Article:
Rebuild Smart: Full remarks from Don Hendler, President & CEO, Leviton Manufacturing

Rebuild Smart: Full remarks from Don Hendler, President & CEO, Leviton Manufacturing

Don Hendler

Leviton Manufacturing

Remarks at the NEMA Rebuild Smart Capitol Hill Event

June 13, 2013

(Thank you and greetings)

As Evan mentioned, Leviton’s offices were directory in the path of the storm.  We are located in Melville, NY, somewhat central on Long Island right at the Nassau-Suffolk county border.  Our area saw mainly heavy wind and tree damage from both Superstorm Sandy and the subsequent early, freak snow storm that followed.  However, not far from our facility there was devastating flooding that affected many of our employees, some still to this day.  There was the immediate storm impact of flooding, fallen trees and down wires, and the aftermath effects of loss of power for days and weeks.  In my residential area, we were without power for 16 days!

Leviton is a manufacturing company that started with the dawn of electricity in 1906.  While we are best recognized for our residential switches, receptacles, and lighting controls, we help our customers create sustainable, intelligent environments through not only electrical wiring devices, but also network connectivity solutions, lighting and energy management systems and security and automation applications.  These include electrical vehicle chargers, Ground Fault Circuit Interrupters (GFCI), Arc Fault Circuit Interrupters (AFCI), daylight harvesting controls, occupancy sensors, and smart metering and communications devices.  Leviton products, 25,000 strong, help achieve energy savings and promote electrical safety.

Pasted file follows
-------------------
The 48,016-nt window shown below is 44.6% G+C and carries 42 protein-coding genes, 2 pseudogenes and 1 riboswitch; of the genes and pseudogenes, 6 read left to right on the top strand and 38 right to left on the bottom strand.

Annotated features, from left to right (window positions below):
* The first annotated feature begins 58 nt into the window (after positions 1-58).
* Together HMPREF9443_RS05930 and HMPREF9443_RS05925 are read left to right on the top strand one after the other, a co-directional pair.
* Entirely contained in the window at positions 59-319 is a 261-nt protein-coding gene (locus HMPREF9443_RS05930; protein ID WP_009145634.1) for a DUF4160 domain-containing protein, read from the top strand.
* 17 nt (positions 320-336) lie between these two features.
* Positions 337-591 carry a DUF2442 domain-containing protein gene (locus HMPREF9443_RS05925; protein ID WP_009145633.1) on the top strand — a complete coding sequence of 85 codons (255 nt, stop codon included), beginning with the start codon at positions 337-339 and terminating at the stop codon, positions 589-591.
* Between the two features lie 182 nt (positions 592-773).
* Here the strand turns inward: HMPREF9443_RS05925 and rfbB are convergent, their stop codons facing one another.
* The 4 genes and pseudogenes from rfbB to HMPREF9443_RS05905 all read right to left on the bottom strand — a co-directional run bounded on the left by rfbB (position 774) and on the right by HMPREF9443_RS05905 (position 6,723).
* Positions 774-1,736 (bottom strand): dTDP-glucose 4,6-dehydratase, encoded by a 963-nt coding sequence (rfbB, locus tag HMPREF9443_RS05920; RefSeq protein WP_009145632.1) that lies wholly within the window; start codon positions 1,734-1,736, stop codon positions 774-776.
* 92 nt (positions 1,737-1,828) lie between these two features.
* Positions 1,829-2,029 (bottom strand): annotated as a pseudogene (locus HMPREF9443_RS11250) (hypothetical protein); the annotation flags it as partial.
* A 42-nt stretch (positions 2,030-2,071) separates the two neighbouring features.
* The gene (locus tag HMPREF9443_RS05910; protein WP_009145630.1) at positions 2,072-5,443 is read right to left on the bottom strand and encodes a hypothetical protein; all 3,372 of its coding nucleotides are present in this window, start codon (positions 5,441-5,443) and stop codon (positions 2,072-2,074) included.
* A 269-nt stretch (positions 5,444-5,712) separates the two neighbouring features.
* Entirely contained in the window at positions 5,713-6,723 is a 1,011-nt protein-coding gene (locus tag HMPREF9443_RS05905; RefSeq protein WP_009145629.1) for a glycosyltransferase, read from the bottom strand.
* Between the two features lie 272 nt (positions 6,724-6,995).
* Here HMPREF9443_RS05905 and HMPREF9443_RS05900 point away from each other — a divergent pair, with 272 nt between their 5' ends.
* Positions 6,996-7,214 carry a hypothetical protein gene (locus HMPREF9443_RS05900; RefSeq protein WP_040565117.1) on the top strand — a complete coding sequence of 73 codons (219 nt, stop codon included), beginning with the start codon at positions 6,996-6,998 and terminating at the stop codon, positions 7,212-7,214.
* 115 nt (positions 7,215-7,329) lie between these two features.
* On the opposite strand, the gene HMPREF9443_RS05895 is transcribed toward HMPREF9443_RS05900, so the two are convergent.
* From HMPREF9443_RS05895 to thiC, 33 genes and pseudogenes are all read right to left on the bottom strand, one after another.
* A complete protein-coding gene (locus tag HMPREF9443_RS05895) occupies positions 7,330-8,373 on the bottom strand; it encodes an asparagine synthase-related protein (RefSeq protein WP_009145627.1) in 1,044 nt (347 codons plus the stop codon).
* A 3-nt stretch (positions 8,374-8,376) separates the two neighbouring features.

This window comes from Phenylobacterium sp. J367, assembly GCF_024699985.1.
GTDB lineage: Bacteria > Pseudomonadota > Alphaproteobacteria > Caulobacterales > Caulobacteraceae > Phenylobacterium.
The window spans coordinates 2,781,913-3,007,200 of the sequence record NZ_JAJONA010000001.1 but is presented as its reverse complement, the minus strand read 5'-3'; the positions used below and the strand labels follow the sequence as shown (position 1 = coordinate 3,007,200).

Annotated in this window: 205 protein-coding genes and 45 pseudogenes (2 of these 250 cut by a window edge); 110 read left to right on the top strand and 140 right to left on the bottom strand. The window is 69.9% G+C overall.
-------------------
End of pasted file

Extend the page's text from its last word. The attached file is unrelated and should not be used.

As a technology company in a recently-commissioned facility, we were probably better prepared than others.  Our facility had a dual electrical feed; one went out but the other never lost power.  We were lucky and it was a great benefit to our employees, many of whom brought family members to the office, got meals from our in-house cafeteria, and called Leviton home for several days.  However, there are lessons from the Leviton experience that everyone can benefit from.  I think that one of the great quotes came from Jesse Berst at shortly after NEMA published their smart rebuilding report.  I’ll paraphrase, but he basically said that we can either rebuild the grid to the 1975 standard that existed before the storm, or we can rebuild smart, using the latest technologies.

Mother Nature will always do “her thing” and there is little that we can do to prevent whatever she has from occurring.  But we can employ smart and new technologies to mitigate the impact and make our homes and communities more resilient.

For example Smart Grid solutions can easily detect and pinpoint downed power lines.  This saves time in sending out repair crews leading to faster restoration times and can help avoid large-scale outages by re-routing power and localizing the outage.

The concept of a Smart Grid has been around for about 40 years, but the technology to deliver on that idea rally started to take hold in the mid-1990s, and was accelerated with the passage of the Energy Independence and Security Act of 2007.  Smart Grid takes advantage of sensor and communications technologies in order to deliver more reliable and resilient power.  And Smart Grid technology not only helps ensure power continuity, it also is a major driving factor in increasing energy efficiency.